Their latest case involves the death of controversial artist Saralla White, who has been drowned in her own ‘installation’ in a gallery located in the former County Hall building on the banks of the Thames, just opposite Big Ben. Someone with considerable power has lifted her off her feet and dropped her into a tank full of formaldehyde and other nasty chemicals, where she now floats in the company of six aborted fetuses that are making a stark comment on the darker realities of abortion. The only witness is a twelve-year-old boy on a school field trip, Luke Tripp, who claims to have seen a Dick Turpin like figure on horseback, regaled in cape and tricorn hat, scoop up the woman and drop her into the exhibit. There is no clear motive, other than the one provided by the crowds of pro-abortionists picketing the gallery, and few physical clues. Even worse, no caped horsemen passed any of the staff, or other visitors, who were present in every possible entrance and exit. The result is obvious. When the press get wind of this story, a new urban legend is born!
The second death in the Highway Man’s escalating career, proves to be another brain twister. The party hardy host of a teenage lifestyle show, Danny Martell, is hit by lightning while exercising alone inside a private gym – as The Highwayman cavorts outside on the pavement. By now it has become quite clear that while The Highway Man may be firmly rooted in the past, he has returned to exact his revenge on worn out minor celebrities, while becoming one himself!
The students at the gallery all attend the elite St Crispin’s Boy’s School, the same school where Arthur Bryant recently caused a near riot by unintentionally insulting the gathered students. Now Bryant and May are constantly drawn back to this school, which sits in stark contrast with the adjoining Rowland Plumbe public housing estate, which is plagued by gang violence and the dank despair of urban poverty. It seems clear that this Clerkenwell neighbourhood holds the key to the various strands of this puzzle, all twisted together with the local legends of The Knight’s Templar, who founded St. Crispin’s and guarded the Blood of Christ, as well as the figure of Dick Turpin, who haunted a local pub, and is embossed on the seal of the Roland Plumbe Association. The question is, which side has resurrected the Highway Man, and why go after minor celebrities? What motive could these malignant youth have for such vicious attacks, other than the same senseless destructiveness that is scrawled across the estate’s walls in an endless maze of colourful graffiti.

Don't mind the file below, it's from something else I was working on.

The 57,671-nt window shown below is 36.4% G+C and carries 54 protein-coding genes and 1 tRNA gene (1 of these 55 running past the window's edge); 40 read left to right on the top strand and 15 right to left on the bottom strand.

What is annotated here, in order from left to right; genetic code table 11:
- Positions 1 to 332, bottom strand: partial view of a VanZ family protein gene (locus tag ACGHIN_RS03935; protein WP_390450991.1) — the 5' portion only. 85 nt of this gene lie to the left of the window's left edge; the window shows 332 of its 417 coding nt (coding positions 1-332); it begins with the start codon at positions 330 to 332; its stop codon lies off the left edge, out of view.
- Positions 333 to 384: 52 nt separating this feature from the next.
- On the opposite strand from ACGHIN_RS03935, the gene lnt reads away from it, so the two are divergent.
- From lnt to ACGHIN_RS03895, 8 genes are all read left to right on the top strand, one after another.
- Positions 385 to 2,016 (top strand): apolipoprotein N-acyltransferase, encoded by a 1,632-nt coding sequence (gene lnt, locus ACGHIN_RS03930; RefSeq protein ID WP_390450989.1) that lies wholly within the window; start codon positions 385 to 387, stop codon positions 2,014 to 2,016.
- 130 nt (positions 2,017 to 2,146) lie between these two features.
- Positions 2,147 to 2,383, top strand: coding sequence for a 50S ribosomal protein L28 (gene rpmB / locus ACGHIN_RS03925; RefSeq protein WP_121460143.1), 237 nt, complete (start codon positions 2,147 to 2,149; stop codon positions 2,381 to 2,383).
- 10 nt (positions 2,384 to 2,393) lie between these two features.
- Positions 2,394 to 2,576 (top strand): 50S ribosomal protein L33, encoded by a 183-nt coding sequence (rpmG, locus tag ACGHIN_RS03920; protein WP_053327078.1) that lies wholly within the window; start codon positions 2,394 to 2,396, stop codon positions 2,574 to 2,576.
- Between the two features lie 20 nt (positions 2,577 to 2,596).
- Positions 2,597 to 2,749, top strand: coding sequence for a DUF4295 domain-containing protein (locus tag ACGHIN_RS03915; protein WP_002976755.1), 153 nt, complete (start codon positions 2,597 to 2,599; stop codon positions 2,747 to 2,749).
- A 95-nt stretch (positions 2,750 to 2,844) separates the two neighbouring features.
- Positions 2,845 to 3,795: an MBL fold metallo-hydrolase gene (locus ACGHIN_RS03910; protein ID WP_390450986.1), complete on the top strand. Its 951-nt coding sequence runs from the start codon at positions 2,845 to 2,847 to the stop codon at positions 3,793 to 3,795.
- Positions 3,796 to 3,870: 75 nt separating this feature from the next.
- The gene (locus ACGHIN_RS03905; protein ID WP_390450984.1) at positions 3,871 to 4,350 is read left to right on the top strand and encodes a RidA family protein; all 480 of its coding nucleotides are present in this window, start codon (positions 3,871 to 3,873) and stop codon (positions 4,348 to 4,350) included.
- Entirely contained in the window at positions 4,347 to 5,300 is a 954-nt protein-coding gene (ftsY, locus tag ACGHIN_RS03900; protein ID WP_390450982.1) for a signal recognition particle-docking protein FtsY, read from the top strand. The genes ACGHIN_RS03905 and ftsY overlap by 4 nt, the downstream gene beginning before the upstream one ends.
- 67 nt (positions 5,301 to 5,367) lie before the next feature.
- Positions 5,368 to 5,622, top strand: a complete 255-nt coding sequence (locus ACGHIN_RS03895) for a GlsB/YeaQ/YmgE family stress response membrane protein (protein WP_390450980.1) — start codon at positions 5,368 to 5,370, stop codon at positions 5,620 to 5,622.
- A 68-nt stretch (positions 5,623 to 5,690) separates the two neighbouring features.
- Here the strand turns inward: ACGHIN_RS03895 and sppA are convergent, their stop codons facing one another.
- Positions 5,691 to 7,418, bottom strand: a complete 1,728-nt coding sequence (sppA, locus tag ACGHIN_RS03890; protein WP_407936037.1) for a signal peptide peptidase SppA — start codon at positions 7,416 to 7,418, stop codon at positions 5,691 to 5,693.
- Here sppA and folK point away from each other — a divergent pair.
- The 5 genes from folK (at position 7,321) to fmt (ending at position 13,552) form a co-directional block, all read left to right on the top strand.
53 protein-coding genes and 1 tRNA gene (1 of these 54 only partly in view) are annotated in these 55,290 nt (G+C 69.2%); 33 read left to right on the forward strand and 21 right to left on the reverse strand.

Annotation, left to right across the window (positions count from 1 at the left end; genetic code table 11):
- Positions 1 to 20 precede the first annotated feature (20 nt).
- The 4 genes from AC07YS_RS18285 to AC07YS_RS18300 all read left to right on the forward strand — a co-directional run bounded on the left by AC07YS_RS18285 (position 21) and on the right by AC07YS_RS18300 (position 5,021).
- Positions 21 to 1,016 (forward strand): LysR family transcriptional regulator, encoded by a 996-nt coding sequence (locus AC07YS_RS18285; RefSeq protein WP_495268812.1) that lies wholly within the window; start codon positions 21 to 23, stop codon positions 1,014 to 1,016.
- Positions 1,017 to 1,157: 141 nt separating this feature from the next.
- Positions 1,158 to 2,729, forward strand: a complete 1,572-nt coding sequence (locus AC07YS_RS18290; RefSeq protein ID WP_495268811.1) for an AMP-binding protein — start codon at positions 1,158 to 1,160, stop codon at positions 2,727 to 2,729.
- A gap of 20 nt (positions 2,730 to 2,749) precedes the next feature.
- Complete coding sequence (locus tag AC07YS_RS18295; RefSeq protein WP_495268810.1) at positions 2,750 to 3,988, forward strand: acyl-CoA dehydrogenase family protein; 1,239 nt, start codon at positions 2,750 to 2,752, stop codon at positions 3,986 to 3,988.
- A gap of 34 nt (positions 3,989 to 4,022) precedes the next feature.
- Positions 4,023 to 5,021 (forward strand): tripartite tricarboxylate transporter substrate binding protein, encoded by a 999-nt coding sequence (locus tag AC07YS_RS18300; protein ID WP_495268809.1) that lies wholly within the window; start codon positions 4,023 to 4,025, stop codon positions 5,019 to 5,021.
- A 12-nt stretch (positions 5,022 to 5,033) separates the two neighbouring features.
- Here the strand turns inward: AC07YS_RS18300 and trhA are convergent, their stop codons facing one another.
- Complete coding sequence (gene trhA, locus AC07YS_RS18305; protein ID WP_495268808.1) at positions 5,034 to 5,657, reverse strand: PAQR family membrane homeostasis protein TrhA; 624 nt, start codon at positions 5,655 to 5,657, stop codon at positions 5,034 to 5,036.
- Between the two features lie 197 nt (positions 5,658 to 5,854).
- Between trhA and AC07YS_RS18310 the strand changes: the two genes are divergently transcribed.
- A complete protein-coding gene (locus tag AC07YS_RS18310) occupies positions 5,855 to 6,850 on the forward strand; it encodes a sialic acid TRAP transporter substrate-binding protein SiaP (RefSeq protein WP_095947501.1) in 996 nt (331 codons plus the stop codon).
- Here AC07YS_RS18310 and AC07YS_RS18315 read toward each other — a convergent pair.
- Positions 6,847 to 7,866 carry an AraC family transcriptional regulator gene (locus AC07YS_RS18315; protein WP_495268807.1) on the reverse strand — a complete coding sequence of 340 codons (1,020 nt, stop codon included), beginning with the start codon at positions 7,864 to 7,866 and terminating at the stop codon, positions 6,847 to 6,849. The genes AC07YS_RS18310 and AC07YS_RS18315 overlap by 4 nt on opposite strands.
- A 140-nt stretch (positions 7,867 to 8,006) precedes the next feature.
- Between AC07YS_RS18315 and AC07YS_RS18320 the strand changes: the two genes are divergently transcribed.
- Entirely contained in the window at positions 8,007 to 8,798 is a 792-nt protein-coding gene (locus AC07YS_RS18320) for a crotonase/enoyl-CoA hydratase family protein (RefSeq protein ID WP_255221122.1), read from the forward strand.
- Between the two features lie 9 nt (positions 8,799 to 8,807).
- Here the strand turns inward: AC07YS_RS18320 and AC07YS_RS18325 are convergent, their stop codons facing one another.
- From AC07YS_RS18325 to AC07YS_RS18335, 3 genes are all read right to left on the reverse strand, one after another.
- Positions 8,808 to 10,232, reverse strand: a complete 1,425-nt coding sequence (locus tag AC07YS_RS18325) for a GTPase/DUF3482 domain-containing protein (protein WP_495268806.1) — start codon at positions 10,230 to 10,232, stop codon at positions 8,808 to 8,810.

To add to Bryant and May’s woes, the investigation into the PCU is also demanding that they solve their longest running cold case. The Leicester Square Vampire is an acrobatic assailant who has bitten far too many victims over nearly three decades, and taken the life of at least four, not the least of which is May’s daughter, Elizabeth, slain in a bungled PCU attempt to flush out this deadly monster. To make matters even worse, this investigation is resurrected, just as Elizabeth’s agoraphobic daughter, April, only nine at the time of her mother’s murder, joins the PCU as an advocate and consultant. The two cases initially appear quite distinct, until Bryant begins to notice an odd pattern which gradually merges the cold case into the current investigation. However, The Highway Man is far from finished! Two more deaths are on his agenda, one minor celeb is showered with gasoline and set on fire, while the other is lured into a booby trapped abandoned building, leaving Bryant and May to wonder how this killer could almost simultaneously parade in front of witnesses at two crime scenes which are separated by miles of London traffic! By this point, time is rapidly running out. The PCU is about to disappear for good, setting these two geriatric detectives adrift, as they desperately scramble for some last minute inspiration that will crack open both series of gruesome deaths.
In several of my latest reviews, I have contrasted the great ‘puzzle masters’ of locked room lit, dependent on clues and plot, with some of the great ‘word painters’ of the modern mystery genre, who create a deep portrait of their characters, set against a vivid landscape that carries the reader to another place and time. However, with Bryant and May, this distinction becomes all but irrelevant. Fowler has unparalleled descriptive powers, yet remains a master of the puzzle plot, with deep and intricate plot lines that will keep the reader guessing right up until the final denouement. I was close on this one, which is better than I fared with the ‘The Water Room’, but I suspect that few will have the entire solution figured out before the final breathtaking scene on the rooftop of The Roland Plumbe estate!